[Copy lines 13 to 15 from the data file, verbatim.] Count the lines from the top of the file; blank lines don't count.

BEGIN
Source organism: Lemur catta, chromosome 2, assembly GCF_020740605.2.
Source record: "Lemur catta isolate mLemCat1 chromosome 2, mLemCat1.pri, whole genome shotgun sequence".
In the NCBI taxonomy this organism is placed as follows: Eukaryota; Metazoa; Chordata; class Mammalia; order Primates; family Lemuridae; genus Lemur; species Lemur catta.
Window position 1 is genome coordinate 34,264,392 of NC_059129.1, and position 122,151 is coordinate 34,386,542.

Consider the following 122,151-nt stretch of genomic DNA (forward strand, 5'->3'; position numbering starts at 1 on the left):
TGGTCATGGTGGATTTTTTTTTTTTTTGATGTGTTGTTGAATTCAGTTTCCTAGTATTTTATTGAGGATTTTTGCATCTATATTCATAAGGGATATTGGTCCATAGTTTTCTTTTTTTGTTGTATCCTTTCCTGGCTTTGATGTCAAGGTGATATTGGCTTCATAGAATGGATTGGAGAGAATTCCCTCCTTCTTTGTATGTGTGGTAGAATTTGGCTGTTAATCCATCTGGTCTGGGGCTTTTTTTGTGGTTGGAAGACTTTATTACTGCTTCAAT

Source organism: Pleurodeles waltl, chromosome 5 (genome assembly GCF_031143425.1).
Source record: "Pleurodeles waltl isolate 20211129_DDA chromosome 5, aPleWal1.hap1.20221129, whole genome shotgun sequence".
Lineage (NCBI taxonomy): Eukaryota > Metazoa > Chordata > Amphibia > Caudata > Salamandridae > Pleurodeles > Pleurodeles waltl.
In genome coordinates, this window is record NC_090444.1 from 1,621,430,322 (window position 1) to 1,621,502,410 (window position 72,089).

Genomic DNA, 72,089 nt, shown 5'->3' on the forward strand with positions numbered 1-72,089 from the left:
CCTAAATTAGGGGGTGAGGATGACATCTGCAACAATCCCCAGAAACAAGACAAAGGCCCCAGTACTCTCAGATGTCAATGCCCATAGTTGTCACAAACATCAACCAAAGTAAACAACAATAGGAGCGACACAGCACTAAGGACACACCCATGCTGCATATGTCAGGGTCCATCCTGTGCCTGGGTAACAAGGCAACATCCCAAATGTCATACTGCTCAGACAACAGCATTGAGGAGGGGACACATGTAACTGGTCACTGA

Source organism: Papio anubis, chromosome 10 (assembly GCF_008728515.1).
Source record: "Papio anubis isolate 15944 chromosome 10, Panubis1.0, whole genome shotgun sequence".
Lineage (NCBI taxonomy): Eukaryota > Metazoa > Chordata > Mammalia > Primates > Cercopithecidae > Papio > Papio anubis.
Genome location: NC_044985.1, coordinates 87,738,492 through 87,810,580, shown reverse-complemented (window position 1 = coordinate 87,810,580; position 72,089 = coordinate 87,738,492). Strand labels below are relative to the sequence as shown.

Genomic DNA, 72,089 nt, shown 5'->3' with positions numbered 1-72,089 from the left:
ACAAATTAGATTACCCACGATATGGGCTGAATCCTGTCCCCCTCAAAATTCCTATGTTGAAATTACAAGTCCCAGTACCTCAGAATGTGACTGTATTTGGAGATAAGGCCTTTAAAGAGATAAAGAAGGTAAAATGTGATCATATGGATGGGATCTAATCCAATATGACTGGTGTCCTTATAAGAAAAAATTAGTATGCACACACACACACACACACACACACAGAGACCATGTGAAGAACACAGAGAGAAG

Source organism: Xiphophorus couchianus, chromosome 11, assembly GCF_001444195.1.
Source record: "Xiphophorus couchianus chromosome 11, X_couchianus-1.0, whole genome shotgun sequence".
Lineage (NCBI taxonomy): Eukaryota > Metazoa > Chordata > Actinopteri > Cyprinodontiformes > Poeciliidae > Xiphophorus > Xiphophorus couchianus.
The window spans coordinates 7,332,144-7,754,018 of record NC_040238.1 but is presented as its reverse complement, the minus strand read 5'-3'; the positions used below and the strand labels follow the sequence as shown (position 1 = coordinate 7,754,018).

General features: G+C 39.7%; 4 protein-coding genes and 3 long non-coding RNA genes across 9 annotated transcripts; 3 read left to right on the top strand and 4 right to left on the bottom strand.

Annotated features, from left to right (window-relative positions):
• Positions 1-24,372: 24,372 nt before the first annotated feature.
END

Source organism: Papio anubis, chromosome 10 (assembly GCF_008728515.1).
Source record: "Papio anubis isolate 15944 chromosome 10, Panubis1.0, whole genome shotgun sequence".
Lineage (NCBI taxonomy): Eukaryota > Metazoa > Chordata > Mammalia > Primates > Cercopithecidae > Papio > Papio anubis.